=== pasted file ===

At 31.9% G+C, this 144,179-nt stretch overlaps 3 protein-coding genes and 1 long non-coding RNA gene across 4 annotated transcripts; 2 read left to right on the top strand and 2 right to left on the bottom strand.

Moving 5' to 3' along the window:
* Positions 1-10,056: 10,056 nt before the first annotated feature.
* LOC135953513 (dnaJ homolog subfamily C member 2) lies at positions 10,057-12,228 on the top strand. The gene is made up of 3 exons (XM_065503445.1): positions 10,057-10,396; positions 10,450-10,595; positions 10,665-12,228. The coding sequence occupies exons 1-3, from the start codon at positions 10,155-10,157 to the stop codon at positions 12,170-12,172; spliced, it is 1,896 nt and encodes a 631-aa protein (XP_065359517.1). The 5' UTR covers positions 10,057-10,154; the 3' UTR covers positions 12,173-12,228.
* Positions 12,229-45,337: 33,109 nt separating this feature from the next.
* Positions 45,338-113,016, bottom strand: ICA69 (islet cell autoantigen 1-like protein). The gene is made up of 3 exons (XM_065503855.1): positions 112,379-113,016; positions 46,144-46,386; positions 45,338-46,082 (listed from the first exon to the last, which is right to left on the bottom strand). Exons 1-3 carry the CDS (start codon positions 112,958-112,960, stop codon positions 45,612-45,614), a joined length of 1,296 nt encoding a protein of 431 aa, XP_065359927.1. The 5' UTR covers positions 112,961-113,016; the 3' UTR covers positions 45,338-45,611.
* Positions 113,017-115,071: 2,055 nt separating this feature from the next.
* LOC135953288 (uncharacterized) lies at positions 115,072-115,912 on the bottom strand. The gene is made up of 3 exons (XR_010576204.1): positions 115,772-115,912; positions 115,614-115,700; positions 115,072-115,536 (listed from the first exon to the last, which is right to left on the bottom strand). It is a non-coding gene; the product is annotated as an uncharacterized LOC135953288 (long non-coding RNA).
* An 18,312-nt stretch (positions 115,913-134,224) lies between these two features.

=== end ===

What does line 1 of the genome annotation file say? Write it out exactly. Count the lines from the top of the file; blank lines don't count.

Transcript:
At 31.9% G+C, this 144,179-nt stretch overlaps 3 protein-coding genes and 1 long non-coding RNA gene across 4 annotated transcripts; 2 read left to right on the top strand and 2 right to left on the bottom strand.